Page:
The Process of Death — A Character’s and Author’s Ultimate Truth — B. J. Thompson
Today I’m happy to welcome author B. J. Thompson as she shares insights into her writing.
All stories have climaxes and endings where a character in a literary work evolves or devolves. But I’ve always asked myself, what if the pinnacle of realization as a living human being comes not at the apex of one’s journey, but at the end, in those very final moments before death?
Yes, it’s not a comfortable thought, for we can greedily say, what’s the point of experiencing any apex if afterward your very existence fades to black?
Yet, I feel I must travel down this literary road in order to meet face-to-face with those very seconds in every work I have ever undertaken. The Plan: I choose a real life icon or event or ideal and wrap fictional characters and a side story around said and have they and it play out to that final moment. Now, you could assume all my tales have a mortal ending, and to some extent they do, but I entertain the idea that life is cyclical, renewable, regenerative, and those life lessons put on display by the dead help we, the survivors of such tales, move on to better understand the possibility of ever-lasting life.
Yes, I know, all very airy-fairy there, B. J., but why, you may ask, delve into and ever dwell in such dark corners? Well, I’m Canadian of North Irish descent and you cannot be Northern Irish and not accept the marriage of death with life as an everyday and natural thing. Back in the day, the Irish were known for the 3-day Olympic-class funeral wakes. There wasn’t anything in those rites of passage that were distant or sanitized for your protection. You had a front-row seat to death. You kissed the corpse before the coffin was closed. The men, after the respectable daytime luncheon, would hold a darker version and stuff a drink in the dead man’s hand and party alongside the coffin until dawn. We are a people who look at death head-on and choose to see it as a renewal, of lessons learned in this life that we take to the next.
In my first novel, No More Blood, I examined the last three hours of the iconic celebrity author, Truman Capote, to see how he wrestled with his own demons after his explosive rise to fame and fortune from his reportage of the Kansas Clutter family murders of 1959, depicted in his non-fiction novel, In Cold Blood. In my second work, a political thriller, I examined the death of an ideal through President Nixon and the Watergate scandal, and how those acts forever tainted our view of politicians and democracy. In Eighteen Minutes to the Beast, I tell the reader what was said on the infamous 18 ½ minute gap of the Nixon Watergate tape #342 which today is housed at the Washington D.C. National Archives. And in my third work, a psychological noir, entitled, Sessions, I examine the death of the soul through the eyes and acts of an imaginary sexually sadistic female serial killer, who is related to a real life killer, and who chooses to spend seven sessions with a psychiatrist at the end of her life.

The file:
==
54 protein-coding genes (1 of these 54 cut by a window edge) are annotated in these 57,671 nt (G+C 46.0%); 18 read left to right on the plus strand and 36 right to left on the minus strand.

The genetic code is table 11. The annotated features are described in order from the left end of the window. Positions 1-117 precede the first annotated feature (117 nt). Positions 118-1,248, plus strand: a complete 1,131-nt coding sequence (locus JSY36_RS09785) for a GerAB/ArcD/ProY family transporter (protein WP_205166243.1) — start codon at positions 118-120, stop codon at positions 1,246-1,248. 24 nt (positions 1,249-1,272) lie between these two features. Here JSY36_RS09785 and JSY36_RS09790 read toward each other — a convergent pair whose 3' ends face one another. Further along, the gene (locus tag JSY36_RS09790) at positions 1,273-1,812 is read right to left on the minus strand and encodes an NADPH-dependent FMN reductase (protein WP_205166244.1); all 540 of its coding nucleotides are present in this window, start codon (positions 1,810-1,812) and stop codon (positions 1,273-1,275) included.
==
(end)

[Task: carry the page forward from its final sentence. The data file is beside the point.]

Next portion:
For me as an artist, death must be faced in order to appreciate life. Grab a pint of Guinness, won’t you, and come along for the ride.
About the Author:
B. J. Thompson was born in the Lake Country District of southern Ontario, Canada and is a retired public relations liaison, and currently a Calgary-based novelist of historical literary works. An only child to an RCMP Constable father and industrial accountant mother, B. J. grew up very Anglo-Saxon, very Northern Irish. B. J. has done extensive travelling and now lives to swim, hike and fish in the Rocky Mountains, enjoys her friends and family, leads an avant-garde writers group likened on the 1920s Montparnasse, Paris “Lost Generation,” and pens her tales on either side of Cocktail Hour. B. J.’s upcoming historical epic, entitled, AIR, tells of six US Navy sailors on December 7, 1941 as they try to hold on to life in the capsized USS Oklahoma after the Pearl Harbor attack. All six, trapped below the sea, find out there can be far worse things in life than death. AIR is due to be released on December 7, 2020.
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